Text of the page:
Senate Delay Could Mean Late COLAs For Veterans

Via Army Times:

The Senate was unable to pass the bill that would provide a cost-of-living adjustment in veterans’ compensation before Congress left town on Sept. 22 for a six-week pre-election break, raising the possibility that the payment increases could be late.

The postponed bill would provide almost 4 million veterans and survivors the same Dec. 1 percentage increase going to Social Security and retired pay for the military and federal civilians. The increase is expected to be at least 1.3 percent.

While Social Security and government retired pay increases are automatic, veterans’ compensation rises only if Congress approves an increase and the president signs it into law. Since 1983, Congress has never failed to give veterans the same increase as other federal beneficiaries, although the annual bills have been delayed before.

The Veterans Affairs Department said Thursday in a statement it could not guarantee January checks would include the increase unless it is passed by Congress by Nov. 13, which happens to be the first day of scheduled legislative business when lawmakers return after the Nov. 6 elections.

“Should Congress pass the COLA after that date, VA would have to make complex programming changes to the system that could not be accomplished in time to pay the COLA increase on January 1,” the statement says. “Consequently, the … increase would have to be paid retroactively.”

VA has waited longer than that in the past. In 2005, the veterans’ COLA wasn’t signed into law until Nov. 22. In 2003, the measure wasn’t signed by the president until Dec. 3. VA officials said these late bills required special processing and retroactive payments.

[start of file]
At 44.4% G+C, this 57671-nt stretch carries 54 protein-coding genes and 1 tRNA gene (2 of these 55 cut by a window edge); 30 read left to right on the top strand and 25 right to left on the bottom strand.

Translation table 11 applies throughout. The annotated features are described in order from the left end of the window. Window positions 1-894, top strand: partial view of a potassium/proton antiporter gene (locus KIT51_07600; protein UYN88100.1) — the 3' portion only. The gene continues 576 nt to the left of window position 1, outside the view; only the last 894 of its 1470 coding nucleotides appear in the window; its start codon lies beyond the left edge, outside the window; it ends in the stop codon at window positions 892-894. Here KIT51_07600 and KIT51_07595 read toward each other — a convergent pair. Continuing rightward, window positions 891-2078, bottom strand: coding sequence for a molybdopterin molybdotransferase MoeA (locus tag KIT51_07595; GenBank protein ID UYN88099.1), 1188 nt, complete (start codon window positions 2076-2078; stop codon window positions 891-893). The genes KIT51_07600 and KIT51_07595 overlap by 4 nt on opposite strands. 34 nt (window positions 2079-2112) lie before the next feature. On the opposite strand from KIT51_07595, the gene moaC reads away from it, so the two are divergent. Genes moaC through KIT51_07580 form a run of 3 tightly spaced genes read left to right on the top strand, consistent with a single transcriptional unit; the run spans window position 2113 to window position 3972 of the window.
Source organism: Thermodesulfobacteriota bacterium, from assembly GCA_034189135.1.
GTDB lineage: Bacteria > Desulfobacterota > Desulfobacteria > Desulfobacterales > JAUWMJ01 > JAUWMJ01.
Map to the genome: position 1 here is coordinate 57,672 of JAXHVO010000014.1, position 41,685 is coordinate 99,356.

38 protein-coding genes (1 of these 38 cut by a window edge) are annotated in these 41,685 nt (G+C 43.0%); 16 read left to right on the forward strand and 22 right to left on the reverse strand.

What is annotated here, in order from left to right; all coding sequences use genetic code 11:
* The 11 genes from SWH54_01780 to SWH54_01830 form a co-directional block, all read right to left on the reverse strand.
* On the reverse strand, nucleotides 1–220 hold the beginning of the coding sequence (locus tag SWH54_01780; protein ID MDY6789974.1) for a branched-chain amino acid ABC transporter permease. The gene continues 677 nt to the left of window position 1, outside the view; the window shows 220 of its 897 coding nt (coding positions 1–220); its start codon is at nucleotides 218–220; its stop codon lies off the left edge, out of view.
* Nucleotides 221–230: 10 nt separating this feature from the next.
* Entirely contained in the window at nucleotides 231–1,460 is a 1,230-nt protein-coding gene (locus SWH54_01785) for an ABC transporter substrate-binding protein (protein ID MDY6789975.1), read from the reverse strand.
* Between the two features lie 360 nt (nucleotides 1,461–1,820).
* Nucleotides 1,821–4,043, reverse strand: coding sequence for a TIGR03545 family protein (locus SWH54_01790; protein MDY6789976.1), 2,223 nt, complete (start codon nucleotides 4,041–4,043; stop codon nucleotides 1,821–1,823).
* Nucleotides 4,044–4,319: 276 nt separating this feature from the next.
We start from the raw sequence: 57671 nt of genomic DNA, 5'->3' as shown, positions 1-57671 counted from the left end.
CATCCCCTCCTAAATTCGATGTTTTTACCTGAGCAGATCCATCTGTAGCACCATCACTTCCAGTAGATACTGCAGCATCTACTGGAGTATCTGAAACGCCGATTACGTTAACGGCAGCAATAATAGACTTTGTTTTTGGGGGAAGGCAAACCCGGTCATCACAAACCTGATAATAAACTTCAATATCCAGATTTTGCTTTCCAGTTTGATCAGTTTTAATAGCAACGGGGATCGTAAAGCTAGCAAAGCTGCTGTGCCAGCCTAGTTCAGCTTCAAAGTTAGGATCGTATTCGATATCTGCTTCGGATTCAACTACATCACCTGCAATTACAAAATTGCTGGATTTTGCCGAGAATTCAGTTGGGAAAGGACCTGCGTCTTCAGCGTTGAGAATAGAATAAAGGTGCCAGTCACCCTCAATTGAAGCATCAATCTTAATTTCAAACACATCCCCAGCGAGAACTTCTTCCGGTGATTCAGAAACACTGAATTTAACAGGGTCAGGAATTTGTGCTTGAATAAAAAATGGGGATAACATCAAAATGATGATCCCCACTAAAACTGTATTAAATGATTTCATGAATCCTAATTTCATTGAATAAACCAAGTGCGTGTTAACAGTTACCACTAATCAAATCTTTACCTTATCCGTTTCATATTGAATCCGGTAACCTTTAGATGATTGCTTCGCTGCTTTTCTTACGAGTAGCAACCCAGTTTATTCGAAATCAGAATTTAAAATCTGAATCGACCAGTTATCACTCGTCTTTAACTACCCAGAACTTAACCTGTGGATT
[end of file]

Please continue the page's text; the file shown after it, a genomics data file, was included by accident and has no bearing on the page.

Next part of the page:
Sen. Patty Murray, D-Wash., the veterans’ committee chairwoman, fired a broadside against Republicans for blocking a bill just a week after Senate Republicans also blocked action on the Veterans’ Job Corps Act.

Part of the blame for the delay is that the Senate waited so long to pass the bill. The House of Representatives passed a COLA for veterans on July 9 on a 369-0 vote. Rep. Jeff Miller, R-Fla., the House Veterans’ Affairs Committee chairman, said the early vote was held so veterans wouldn’t have to worry about their increase “being held up in a political tug-of-war.”

A political tug-of-war war is exactly what Murray says happened when an unidentified Republican objected to passing the bill by voice vote before Congress left town for the elections. Under Senate procedures, any senator is allowed to put an anonymous hold on any bill. Murray said the objection came from the Republican side of the Senate, something confirmed by the offices of several Republican senators who declined to point fingers at who was behind the hold.

Congress has resisted making the veterans’ COLA automatic because passing the measure each year gives lawmakers a way to tout their support for veterans in their reelection campaigns.

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